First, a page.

Perspectives of Vegetation Ecology and Biodiversity for Management of Ravine Lands

  • Jagdish Chander Dagar


Importance of vegetation ecology in the abatement of soil erosion and thereby in stabilizing the gullies and ravines has been well known and widely advocated. The indigenous woody vegetation and perennial grasses are considered generally more effective in halting runoff and erosion than cultivated crops and exotics. The native species have adapted themselves against all edaphic and biotic pressure and have capacity to regenerate along eroded slopes. The phytoclimate of the watersheds of rivers having ravines indicates to be therophytic showing biotic pressure of over-exploitation and overgrazing. But at the same time, there are quite a good number of phanerophytes showing that the watershed areas favour the luxuriant growth of both phanerophytes and therophytes provided the over-exploitation of woody vegetation and overgrazing are stopped. Successional trend also indicates that the ravine lands are facing tremendous biotic pressure and the vegetation is a biotic climax. After closing to grazing, it will lead to dry deciduous or savannah forest which consequently will offer more effective check against erosion. Along with herbage cover, the underground parts mainly thin roots also play an important role in retaining the soil and moisture, infiltration of nutrient cycling and ameliorating the soil. This all depends upon the configuration, density and the strength of the root system. The extent of root systems and their soil-binding capacity vary from plant to plant. Therefore, the ecological studies of vegetation including root systems help in understanding the role of different species and plant communities in conserving the soil in watershed areas including ravines and consequently silting of reservoirs, canals, streams and rivers. In the present chapter, an attempt has been made to explore the ecological perspectives of vegetation and terrestrial biodiversity in controlling the ravine formation by stabilizing the soil and protecting the biodiversity for its potential and sustainable use for livelihood and environmental security.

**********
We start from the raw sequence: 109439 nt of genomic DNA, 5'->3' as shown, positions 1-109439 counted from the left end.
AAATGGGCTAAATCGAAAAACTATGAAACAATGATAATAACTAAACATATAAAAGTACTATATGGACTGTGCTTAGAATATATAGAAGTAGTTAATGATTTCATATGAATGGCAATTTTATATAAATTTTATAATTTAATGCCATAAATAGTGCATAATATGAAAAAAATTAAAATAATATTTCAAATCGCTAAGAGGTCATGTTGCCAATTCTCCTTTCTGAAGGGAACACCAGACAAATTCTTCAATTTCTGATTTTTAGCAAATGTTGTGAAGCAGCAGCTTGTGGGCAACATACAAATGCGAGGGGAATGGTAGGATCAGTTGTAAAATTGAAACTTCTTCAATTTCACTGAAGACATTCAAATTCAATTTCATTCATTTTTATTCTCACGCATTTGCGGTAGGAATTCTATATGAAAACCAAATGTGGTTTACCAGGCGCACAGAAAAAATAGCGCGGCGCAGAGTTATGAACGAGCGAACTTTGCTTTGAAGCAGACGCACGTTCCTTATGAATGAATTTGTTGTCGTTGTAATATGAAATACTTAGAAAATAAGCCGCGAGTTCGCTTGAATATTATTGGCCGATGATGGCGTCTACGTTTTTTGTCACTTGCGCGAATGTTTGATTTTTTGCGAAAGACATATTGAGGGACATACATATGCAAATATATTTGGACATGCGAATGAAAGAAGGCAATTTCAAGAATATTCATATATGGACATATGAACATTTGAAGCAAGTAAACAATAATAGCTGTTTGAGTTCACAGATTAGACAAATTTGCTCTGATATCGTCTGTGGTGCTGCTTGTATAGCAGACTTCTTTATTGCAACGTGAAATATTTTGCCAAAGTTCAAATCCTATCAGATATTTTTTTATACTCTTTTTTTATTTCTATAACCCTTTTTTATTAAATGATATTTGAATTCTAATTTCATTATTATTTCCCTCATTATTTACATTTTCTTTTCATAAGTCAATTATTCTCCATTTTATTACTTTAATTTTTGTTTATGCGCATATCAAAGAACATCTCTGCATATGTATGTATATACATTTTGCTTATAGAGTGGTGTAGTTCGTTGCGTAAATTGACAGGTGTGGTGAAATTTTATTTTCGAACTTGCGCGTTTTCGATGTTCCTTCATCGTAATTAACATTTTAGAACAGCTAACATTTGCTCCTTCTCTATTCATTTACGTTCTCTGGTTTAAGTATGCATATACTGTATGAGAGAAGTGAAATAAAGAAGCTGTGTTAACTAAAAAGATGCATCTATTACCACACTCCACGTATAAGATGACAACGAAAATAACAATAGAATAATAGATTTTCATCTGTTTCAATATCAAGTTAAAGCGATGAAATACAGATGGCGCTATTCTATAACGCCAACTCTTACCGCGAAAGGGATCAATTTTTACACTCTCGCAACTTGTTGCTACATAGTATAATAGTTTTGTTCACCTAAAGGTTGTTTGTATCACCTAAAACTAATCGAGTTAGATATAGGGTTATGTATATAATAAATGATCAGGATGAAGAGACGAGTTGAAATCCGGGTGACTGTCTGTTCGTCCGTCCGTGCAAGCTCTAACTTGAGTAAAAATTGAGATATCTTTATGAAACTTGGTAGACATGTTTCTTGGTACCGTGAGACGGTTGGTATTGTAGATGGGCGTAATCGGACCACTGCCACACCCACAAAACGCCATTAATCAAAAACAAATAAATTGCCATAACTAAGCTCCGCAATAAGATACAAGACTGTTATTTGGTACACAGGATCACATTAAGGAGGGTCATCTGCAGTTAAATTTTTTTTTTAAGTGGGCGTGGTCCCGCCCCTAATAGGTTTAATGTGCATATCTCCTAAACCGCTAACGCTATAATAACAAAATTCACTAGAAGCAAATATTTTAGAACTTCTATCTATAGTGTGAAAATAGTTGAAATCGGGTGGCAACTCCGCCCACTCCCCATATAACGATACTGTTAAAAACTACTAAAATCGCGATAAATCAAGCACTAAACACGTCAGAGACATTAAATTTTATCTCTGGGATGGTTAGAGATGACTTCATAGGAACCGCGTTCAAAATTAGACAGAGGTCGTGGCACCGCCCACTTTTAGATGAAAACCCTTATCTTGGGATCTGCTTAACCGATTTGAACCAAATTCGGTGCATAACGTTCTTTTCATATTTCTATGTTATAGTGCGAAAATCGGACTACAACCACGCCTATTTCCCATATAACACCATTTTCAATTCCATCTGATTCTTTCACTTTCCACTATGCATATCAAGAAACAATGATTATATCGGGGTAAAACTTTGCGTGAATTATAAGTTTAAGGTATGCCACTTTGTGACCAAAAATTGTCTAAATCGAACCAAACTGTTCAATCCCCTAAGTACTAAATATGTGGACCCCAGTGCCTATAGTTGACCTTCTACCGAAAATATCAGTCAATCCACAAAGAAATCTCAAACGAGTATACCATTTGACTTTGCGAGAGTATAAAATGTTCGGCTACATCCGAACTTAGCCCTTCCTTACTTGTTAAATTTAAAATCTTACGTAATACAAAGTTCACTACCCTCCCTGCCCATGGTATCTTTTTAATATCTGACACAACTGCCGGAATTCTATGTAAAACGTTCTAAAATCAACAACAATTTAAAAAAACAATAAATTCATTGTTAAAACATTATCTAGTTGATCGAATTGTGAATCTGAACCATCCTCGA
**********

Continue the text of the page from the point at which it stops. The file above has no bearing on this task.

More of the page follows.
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© Springer Nature Singapore Pte Ltd. 2018

Authors and Affiliations

  • Jagdish Chander Dagar
    • 1
  1. 1.Indian Council of Agricultural SciencesPusaIndia

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